[This is part of a running series on the Didache. See the introductory post for more information — RWB]
1 Πᾶς δὲ ὁ ἐρχόμενος ἐν ὀνόματι κυρίου δεχθήτω·
But everyone coming in the name of the Lord let be received:
ἔπειτα δὲ δοκιμάσαντες αὐτὸν γνώσεσθε,
When you have examined him, you will know him,
σύνεσιν γὰρ ἕξετε δεξιὰν καὶ ἀριστεράν.
for you will be able to distinguish [whether he is] true or false.
2 εἰ μὲν παρόδιός ἐστιν ὁ ἐρχόμενος,
If the one coming is a traveler,
βοηθεῖτε αὐτῷ, ὅσον δύνασθε·
help him, as far as you are able.
οὐ μενεῖ δὲ πρὸς ὑμᾶς εἰ μὴ δύο ἢ τρεῖς ἡμέρας,
but he shall not remain among you more than two or three days,
ἐὰν ᾖ ἀνάγκη.
if there is need.
3 εἰ δὲ θέλει πρὸς ὑμᾶς καθῆσθαι,
If he desires to stay with you,
being an artisan,
ἐργαζέσθω καὶ φαγέτω.
let him work and eat.
4 εἰ δὲ οὐκ ἔχει τέχνην,
But if he has no craft,
κατὰ τὴν σύνεσιν ὑμῶν προνοήσατε,
take this into consideration according to your understanding,
πῶς μὴ ἀργὸς μεθ ̓ ὑμῶν ζήσεται Χριστιανός.
that nobody who is idle shall live among you as a Christian.
5 εἰ δ ̓οὐ θέλει οὕτω ποιεῖν,
If he will not do this,
he is trading on Christ:
προσέχετε ἀπὸ τῶν τοιούτων.
stay away from such as these.
This is a logical follow-up to Didache 11, which dealt with discerning true teachers from false teachers. This is a further corollary, it seems. Those who come to the fellowship are to be received. If they're just Christians passing through, that's fine. They can hang out for two, maybe three days at the maximum. But if they want to stay with the fellowship, they must have something to contribute.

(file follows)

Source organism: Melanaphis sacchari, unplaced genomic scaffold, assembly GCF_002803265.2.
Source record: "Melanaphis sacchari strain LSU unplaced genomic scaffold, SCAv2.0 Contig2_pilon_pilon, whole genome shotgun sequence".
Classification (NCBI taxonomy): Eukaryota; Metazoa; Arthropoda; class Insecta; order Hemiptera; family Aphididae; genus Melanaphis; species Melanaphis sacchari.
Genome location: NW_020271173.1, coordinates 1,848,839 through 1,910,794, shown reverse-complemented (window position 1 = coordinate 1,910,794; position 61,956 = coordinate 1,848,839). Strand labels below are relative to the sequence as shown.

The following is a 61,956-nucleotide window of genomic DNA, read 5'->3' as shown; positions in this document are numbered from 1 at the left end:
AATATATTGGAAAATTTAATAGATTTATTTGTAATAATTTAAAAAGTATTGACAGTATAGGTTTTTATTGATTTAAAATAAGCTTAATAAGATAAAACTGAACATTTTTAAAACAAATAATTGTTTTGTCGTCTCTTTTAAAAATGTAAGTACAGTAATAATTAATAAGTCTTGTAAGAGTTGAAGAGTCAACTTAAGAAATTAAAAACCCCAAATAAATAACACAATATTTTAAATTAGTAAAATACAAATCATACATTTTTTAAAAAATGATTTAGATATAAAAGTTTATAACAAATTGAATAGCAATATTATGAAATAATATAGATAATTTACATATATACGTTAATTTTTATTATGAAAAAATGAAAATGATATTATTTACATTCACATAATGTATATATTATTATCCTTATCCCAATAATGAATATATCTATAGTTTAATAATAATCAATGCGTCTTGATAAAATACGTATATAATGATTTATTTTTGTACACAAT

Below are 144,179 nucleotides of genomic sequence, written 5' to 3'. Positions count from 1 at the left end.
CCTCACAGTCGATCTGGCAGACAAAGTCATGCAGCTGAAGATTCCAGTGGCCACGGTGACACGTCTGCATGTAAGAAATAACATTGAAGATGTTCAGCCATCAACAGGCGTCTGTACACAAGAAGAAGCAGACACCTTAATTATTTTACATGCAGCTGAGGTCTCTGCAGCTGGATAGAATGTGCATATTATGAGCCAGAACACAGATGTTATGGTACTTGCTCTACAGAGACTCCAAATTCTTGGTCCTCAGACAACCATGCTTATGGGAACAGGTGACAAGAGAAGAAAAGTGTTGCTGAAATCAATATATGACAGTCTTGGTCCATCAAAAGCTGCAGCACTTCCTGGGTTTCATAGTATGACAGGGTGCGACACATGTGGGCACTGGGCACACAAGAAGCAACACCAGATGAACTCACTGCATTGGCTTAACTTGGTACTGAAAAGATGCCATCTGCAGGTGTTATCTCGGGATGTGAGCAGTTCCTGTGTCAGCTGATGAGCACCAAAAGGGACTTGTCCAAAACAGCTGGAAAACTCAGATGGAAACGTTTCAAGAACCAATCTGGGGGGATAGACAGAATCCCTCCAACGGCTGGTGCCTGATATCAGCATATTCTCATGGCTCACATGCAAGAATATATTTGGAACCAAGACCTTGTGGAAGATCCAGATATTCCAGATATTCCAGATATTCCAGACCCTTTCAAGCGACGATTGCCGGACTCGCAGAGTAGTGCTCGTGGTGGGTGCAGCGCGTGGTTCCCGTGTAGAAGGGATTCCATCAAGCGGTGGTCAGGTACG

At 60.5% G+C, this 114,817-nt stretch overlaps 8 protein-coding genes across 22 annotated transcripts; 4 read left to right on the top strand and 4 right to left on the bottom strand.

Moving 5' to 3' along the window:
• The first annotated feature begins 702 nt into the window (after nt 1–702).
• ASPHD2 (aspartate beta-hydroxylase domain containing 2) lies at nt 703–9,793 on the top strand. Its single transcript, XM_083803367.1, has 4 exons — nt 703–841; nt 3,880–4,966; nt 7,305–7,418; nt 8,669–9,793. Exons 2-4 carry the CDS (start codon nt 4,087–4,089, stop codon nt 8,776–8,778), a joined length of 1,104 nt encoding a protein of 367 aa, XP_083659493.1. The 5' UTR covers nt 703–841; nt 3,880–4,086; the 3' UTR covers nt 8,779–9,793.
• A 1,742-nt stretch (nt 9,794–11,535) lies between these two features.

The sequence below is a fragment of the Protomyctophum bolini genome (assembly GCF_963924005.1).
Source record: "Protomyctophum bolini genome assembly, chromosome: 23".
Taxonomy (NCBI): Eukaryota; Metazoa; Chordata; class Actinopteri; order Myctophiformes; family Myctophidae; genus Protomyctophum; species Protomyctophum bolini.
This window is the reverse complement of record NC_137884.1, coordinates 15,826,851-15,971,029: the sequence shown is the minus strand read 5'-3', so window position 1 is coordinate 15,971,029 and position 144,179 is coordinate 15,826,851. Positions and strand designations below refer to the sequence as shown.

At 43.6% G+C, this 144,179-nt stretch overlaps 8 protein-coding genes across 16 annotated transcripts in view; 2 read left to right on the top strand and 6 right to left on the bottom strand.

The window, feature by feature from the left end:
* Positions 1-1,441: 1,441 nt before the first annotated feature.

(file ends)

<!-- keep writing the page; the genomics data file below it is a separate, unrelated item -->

My sense (as I'm writing this, I haven't thought about it more than when I translated it a few days ago) is that the bit in verse 1 about "examining" is referring to the previous section, Didache 11. In other words, the Didachist is saying, "When you check out this new person -- you know, like I just showed you -- you'll know if they are fellow believers, or if they're not."
If it is a fellow believer who is just passing through, then the fellowship is to help meet the traveler's need as they are able. If the "traveler" wants to make an extended stay, this is a clue that they could be a freeloader whose only interest in Christ is room and board. In that case, the traveler must be put to the test: Is he willing to work for his keep? If he is, then he is to be welcomed. If he is unable, he must be reminded that freeloading isn't an option and they must come to some equitable arrangement.
If the traveler wants to stay, but will not work, he is to be removed from the fellowship and sent along his way.
The word I translated "trading on Christ" could literally be translated "Christmonger". The idea is that this person is using the name of Christ for his own needs. He is no Christian, he only acknowledges the teachings for his own ill-gotten gain. These, says the Didachist, are to be avoided.
It's advice like this that is so practical and sensible that endears me to the Didache.
Next up: Didache 13.